If through this foolish stunt, they cause a drastic increase in organ donation awareness in the Netherlands and elsewhere – (Look at all of the stories on all of the news services – some also touch on the reason for the hoax, and touch on donation issues…) might it have been worthwhile?

    Posted by Steve on Saturday, June 02, 2007 at 1:22 AM
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    There’s no such thing as bad publicity. Right?

    Posted by Jeff on Saturday, June 02, 2007 at 9:16 AM
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    Donate Life Illinois

    Thanks for the input, good to hear folks’ thoughts. Here were a few other responses mailed to us:

    “I’ve just replied to a friend on this very subject…highly controversial…I was sickened when I 1st heard of it…now for it to be revealed as a publicity stunt…hmmm…I know it’s made headlines worldwide…I know it’s got folks talking about it…but personally I feel it was a negative not positive as it should have been…so I say tasteless…”
    Cat x

    “I saw a story about this in Chicago and my immediate reaction was “What?! Really? How awful.” I’m quite relieved to hear that it is a hoax! Good for them though. They got my attention!”
    Chicago, IL

    “I saw the previews for this one time and I think it was on a news report. I think this is totally disrespectable to the whole Organ donation and transplant recipient world. It is distasteful and immoral. I know there are certian situations where one person has named a person to get an organ, but those situations are few and far between. To make organ donation and transplantation reality television is to lower the seriousness of it to a show similar to Big Brother or Survivor. It leaves a bad taste in my mouth to even think about a show like this. I can understand the need to raise awareness…but please DO NOT LIE about illness, Do Not treat organ donation and transplantation as some prize to be won off of a reality television show. People die everyday while waiting for a second chance, people die everyday who never really understand organ donation who could have saved at least one life, or at least given someone a second chance at life. That’s my 2 cents on this topic. Whoever thought of this television hoax should be very ahsamed of what they have managed to lower something as fragile as organ donation and transplantation to.”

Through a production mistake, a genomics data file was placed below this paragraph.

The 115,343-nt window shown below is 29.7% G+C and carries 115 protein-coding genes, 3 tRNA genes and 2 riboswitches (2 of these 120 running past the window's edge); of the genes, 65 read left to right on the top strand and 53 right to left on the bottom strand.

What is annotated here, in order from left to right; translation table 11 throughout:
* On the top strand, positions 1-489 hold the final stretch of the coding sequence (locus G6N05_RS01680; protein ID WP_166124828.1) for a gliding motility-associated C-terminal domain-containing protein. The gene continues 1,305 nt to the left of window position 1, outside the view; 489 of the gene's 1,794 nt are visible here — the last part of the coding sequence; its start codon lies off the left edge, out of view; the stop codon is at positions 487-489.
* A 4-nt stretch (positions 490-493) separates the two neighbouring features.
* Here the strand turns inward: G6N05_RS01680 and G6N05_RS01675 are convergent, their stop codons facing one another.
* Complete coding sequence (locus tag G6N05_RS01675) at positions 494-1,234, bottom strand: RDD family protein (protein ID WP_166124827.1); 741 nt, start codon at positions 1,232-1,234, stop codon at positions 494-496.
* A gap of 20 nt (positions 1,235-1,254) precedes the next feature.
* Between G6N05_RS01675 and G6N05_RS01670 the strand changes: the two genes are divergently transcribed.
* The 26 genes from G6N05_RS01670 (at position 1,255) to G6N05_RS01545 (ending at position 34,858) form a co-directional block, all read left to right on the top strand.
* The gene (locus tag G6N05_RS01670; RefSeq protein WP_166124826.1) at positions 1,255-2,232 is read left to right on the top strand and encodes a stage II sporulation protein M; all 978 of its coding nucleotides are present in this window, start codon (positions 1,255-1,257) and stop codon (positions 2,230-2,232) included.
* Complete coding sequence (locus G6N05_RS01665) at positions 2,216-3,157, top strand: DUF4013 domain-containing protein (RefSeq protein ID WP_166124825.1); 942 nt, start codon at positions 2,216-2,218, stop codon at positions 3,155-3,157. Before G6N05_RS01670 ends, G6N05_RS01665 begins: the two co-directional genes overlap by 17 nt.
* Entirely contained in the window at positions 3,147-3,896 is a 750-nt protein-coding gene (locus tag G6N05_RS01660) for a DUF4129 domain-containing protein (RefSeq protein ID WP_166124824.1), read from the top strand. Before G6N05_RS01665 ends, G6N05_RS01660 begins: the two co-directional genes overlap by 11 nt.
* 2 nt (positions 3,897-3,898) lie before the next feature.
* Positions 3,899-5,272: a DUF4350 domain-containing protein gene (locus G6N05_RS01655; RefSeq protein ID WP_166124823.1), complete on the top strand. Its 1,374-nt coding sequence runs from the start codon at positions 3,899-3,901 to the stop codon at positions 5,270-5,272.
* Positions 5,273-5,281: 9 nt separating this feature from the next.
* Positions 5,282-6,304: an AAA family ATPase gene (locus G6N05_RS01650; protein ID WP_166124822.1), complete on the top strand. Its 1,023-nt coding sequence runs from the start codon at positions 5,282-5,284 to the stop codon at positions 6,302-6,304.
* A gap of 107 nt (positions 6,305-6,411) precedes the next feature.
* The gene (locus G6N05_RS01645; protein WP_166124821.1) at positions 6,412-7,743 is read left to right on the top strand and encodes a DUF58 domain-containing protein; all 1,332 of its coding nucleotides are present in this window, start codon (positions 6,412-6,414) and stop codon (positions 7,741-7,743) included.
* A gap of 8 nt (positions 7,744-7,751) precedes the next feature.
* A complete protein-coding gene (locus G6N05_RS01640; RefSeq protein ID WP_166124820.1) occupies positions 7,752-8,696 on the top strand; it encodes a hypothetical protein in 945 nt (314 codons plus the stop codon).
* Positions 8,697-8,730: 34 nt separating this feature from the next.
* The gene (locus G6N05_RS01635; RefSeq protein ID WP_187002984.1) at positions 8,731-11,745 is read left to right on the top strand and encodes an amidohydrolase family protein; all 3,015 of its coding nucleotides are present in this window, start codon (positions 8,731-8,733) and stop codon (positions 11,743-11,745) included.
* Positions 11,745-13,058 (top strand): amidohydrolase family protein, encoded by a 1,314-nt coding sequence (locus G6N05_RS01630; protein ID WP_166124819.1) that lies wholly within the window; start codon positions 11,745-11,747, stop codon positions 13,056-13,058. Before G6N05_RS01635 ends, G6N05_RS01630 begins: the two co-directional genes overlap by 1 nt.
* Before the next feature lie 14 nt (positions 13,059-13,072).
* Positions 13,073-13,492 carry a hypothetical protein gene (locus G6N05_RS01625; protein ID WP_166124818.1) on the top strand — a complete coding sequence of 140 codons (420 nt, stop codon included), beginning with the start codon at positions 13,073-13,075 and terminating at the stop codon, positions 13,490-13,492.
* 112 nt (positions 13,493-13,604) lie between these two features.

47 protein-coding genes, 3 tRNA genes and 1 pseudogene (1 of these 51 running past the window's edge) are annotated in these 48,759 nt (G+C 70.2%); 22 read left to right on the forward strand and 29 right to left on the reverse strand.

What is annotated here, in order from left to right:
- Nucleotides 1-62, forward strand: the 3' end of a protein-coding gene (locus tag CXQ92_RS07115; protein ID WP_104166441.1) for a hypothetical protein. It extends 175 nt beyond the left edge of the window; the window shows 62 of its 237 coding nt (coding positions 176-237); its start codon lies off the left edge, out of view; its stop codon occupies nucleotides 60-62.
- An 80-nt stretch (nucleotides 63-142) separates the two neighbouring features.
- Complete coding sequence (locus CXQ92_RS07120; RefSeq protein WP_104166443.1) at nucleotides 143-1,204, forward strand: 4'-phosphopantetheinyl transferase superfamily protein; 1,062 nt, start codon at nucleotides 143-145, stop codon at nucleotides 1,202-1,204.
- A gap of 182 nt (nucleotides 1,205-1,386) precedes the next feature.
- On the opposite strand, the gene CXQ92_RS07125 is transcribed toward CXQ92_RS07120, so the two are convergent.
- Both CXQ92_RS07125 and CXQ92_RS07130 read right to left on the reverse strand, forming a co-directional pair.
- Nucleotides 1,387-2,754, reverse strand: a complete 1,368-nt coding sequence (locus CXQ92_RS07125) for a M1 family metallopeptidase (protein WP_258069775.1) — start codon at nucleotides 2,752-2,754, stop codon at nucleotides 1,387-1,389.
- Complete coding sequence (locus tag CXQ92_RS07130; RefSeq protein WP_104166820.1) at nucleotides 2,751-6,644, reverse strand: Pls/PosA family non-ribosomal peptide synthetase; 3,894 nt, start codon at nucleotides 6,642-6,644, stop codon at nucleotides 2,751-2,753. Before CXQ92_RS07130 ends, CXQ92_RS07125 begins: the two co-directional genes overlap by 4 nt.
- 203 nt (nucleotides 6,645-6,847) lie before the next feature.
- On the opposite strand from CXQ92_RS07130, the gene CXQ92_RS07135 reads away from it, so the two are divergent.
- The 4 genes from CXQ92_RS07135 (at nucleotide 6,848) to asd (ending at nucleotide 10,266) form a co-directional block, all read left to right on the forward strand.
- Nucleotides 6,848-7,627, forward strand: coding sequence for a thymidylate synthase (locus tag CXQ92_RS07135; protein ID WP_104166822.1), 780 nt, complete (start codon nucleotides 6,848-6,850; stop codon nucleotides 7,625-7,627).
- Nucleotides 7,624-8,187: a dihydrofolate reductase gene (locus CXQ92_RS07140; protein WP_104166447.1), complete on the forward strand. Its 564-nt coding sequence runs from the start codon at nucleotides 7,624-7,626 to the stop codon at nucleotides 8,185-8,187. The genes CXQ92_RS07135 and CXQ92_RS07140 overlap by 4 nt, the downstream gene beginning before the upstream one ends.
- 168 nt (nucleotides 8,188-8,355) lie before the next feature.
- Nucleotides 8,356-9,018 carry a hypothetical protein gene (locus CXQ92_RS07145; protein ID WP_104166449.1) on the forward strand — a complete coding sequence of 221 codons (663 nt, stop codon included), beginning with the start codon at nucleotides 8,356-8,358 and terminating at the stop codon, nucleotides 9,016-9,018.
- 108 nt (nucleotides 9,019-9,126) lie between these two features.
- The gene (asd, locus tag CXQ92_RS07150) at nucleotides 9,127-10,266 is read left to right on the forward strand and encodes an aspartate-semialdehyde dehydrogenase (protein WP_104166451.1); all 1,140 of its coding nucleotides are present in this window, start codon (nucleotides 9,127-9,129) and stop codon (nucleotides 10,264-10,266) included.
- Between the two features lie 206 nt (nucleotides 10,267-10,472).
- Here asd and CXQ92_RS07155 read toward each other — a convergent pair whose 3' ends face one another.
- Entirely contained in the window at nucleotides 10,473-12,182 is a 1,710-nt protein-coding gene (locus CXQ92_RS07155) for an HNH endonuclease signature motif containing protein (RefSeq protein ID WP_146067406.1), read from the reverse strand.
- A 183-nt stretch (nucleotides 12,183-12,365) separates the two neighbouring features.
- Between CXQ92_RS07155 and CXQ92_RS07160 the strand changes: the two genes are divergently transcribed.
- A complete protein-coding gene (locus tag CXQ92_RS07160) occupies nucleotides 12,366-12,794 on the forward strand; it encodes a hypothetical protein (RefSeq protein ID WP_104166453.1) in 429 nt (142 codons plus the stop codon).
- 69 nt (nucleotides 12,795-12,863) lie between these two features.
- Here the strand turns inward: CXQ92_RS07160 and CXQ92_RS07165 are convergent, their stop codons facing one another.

“All i have to say is wow what kind of person would think of this man kind is starting to get out of control”

    “Not only was it tasteless… it was the ultimate CRYING WOLF…what happens when someone is really in need?
    I think they should have thought it through. “


    “Completely tasteless. That porbably roused millions of peoples emotionsall fornothing. I saw the headline yester day but I never actually read the story. In all actuality it sounded like a bunch of bullthat’s why I didn’t read it. It didn’t make sense to me that they would turn life and death into a game show.”

    Posted by Donate Life Illinois on Saturday, June 02, 2007 at 9:23 AM
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    Donate Life Illinois

    Some additional folks weighing in:

    “As a person who has a family member that needed an organ transplant, i think that was a horrible way to try and raise awareness. there are so many people waiting for help and imagine somone out there thinking that maybe her donation could be help for them and it’s all a lie.”


    “It’s very sad to give so many people false hope,there has to be a better way, To bring awareness then to give heartbreak to so many on the waiting list.I waited 3 1/2 years.And I know some people have waited longer.GOD BLESS.”

    – Lu